© MAX DWORKIN
SPRINGBOARD TO SUCCESS: "The Tierney Grant changed how I felt about my work and my transition from a photo student to a photographer," says 2006 recipient Max Dworkin. Pictured above, an offbeat portrait of Dworkin's friend Candice jumping in front of a world map.
Over dinner one night in early 2003, Matthew Tierney, a philanthropist and photographer enthusiast, and Jerry Vezzuso, his professor at the International Center of Photography (ICP) got into a discussion about the lack of support for photo program graduates. They agreed there were limited opportunities for graduates to continue the level of community and feedback offered to them in school. From this conversation arose an idea and a purpose—to create a program to support emerging photographic artists. The Tierney Fellowship’s primary goal is to “find tomorrow's distinguished artists and leaders in the world of photography and assist them in overcoming the challenges that a photographer faces at the beginning of his or her career.”
From its official beginning in 2004, when two New York City-based students were awarded grants, the Tierney Fellowship has grown to provide financial and mentoring support to graduating or graduated students from 14 institutions: six in the New York City area (ICP, Parsons/The New School for Design, the School of Visual Arts, New York University’s Tisch School of the Arts, Bard and Yale) and eight international photography programs in China, India, Mexico and South Africa. Each school has it’s own application requirements.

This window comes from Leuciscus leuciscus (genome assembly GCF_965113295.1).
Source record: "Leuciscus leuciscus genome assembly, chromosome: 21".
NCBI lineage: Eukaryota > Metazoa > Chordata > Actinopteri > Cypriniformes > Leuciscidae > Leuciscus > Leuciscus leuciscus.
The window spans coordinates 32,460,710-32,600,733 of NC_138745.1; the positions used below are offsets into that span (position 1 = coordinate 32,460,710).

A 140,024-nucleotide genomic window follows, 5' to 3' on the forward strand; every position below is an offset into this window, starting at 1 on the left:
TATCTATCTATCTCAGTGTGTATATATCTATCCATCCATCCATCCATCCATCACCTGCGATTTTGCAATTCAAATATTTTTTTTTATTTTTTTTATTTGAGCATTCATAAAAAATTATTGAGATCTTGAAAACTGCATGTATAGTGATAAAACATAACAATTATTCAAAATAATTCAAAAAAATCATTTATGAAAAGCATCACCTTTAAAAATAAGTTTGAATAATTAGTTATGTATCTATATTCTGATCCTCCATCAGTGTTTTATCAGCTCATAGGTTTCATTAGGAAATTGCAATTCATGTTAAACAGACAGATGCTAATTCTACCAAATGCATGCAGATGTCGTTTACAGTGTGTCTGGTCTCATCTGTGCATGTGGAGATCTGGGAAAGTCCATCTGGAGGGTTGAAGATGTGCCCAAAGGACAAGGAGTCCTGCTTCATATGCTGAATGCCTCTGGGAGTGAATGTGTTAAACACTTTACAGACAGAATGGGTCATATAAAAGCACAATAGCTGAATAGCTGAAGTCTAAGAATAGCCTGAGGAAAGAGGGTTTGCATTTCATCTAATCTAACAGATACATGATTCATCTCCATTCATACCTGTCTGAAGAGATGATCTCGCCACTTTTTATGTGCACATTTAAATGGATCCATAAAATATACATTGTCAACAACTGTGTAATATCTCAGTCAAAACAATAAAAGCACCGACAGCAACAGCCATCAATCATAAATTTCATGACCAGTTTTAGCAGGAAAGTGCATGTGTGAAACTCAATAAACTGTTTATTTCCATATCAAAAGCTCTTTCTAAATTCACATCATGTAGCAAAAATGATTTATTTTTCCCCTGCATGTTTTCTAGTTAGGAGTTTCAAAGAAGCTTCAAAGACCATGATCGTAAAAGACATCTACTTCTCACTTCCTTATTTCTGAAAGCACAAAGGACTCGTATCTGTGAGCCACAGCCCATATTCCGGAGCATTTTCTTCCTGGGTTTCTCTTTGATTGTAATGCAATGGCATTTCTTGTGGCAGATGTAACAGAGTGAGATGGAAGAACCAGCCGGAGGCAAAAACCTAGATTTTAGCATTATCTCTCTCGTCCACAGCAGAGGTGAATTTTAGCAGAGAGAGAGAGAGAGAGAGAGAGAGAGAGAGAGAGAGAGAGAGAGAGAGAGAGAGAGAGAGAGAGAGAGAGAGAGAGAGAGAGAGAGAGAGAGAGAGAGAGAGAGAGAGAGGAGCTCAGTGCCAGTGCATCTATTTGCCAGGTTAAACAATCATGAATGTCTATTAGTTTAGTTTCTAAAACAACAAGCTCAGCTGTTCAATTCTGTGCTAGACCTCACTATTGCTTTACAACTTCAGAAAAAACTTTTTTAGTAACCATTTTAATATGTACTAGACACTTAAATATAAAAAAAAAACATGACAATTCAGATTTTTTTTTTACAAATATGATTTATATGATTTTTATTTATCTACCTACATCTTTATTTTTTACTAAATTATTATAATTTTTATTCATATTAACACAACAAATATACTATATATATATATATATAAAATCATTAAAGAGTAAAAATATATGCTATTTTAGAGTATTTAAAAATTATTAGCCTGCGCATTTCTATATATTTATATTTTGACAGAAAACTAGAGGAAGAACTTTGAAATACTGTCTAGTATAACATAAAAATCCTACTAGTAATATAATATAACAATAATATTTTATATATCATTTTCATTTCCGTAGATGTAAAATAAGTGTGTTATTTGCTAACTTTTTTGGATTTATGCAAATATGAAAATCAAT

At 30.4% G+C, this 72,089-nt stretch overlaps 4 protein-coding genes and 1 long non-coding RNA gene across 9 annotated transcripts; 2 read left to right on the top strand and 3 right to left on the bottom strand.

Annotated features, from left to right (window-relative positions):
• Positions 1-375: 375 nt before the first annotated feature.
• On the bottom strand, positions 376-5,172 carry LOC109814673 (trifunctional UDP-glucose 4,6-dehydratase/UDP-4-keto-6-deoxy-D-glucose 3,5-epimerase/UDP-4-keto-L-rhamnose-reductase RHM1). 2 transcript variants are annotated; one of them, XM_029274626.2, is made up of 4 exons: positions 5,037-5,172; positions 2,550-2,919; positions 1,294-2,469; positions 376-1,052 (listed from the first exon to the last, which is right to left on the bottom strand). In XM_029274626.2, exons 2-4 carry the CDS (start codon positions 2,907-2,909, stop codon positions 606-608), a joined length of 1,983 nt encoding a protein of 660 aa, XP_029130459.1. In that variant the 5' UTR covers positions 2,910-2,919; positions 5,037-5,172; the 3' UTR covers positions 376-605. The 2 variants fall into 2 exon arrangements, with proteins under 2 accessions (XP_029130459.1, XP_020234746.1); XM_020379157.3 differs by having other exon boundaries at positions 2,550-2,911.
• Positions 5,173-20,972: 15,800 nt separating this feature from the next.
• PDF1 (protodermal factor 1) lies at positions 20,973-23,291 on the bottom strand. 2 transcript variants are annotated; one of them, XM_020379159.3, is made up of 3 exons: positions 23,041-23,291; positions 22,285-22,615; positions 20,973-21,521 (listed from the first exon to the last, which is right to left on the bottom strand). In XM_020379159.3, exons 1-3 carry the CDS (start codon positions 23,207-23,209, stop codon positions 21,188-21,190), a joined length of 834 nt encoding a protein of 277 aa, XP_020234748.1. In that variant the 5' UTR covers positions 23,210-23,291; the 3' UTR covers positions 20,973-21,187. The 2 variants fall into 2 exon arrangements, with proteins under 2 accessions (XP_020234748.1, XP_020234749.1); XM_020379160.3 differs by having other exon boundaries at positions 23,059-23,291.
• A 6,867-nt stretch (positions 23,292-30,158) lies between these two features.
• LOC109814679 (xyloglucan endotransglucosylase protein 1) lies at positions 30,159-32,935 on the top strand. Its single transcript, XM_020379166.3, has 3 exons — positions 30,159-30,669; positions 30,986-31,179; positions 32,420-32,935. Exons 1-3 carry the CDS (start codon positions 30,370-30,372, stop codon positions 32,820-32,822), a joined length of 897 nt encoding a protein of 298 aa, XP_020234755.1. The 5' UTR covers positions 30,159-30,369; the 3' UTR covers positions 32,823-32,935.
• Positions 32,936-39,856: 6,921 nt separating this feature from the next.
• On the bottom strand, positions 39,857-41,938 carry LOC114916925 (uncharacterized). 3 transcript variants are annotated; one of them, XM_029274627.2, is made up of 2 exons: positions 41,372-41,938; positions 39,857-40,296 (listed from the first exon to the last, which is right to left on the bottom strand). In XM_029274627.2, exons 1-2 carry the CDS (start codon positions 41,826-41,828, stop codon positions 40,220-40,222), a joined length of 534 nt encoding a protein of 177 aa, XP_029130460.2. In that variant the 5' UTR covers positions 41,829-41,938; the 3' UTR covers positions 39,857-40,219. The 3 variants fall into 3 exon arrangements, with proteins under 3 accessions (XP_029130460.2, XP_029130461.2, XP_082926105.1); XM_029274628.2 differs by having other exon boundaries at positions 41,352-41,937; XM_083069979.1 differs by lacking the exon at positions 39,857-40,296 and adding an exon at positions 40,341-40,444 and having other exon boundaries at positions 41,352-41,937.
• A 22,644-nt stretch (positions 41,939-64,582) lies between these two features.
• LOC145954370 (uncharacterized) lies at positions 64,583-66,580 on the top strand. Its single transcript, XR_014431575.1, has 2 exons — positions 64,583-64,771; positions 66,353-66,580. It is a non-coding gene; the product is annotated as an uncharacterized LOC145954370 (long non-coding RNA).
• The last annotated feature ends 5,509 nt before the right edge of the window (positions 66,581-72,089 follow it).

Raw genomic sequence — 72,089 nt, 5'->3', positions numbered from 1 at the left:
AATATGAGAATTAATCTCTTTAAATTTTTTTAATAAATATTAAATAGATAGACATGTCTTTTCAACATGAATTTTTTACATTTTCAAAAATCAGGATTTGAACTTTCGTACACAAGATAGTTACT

The Fellowship Committee looks for photographers who they feel will be influential in the next twenty years, in hopes the award will help them get there faster. Pairs of photo professionals comprising noted professors, gallery owners and photo editors judge each school's applicants. Grant recipients cover a cross-section of genres including abstract, conceptual, documentary and narrative photography.
Fellowships consist of a cash grant, which can be used to buy equipment, take classes, travel, and so on, while each fellow must commit to making a new body of work within a year. Each May, select images are featured in a group show at the New York Photo Festival in Brooklyn’s DUMBO neighborhood. In addition to the financial award, each new Fellow is paired with a former recipient who acts as mentor and friend. Fellows may also connect via the Internet, and sometimes arrange to meet with a visiting photographer who conducts group critiques at the partner institutions.
“During my project I was in contact with Stephen Shore and others such as noted South African photographer David Goldblatt, whom I met through the critique sessions,” says 2010 recipient Vincent Bezuidenhout from the University of Capetown, Michaelis School of Fine Art. “I think mentorship across borders is much needed in areas outside the United States.”
After the initial fellowship, Tierney recipients continue to be supported and bolstered by the program. Eight years after the first two grants, there are now 72 photographers in the circle, and plans to increase the program’s international scope as well as to create a printed publication of all fellows’ work are currently in the works.
Ray Klimek, a 2004 fellowship recipient, credits the Tierney Foundation for giving him a boost that led to further professional success. An ICP graduate and now an Ohio University assistant professor, Klimek notes, “I cannot stress enough how big a role the Tierney Fellowship has played in my career and my life in general. It was a confirmation of my decision to pursue art and photography full time. My Tierney grant provided the financial and intellectual support that artists’ need at the early stage of their careers. It also helped me develop a sense of confidence about my work.”
It’s clear that Tierney Fellows are an elite and grateful group, whose lives and careers have been altered and enlarged by the recognition awarded them. As Matt Tierney puts it, “This support group continues for life.”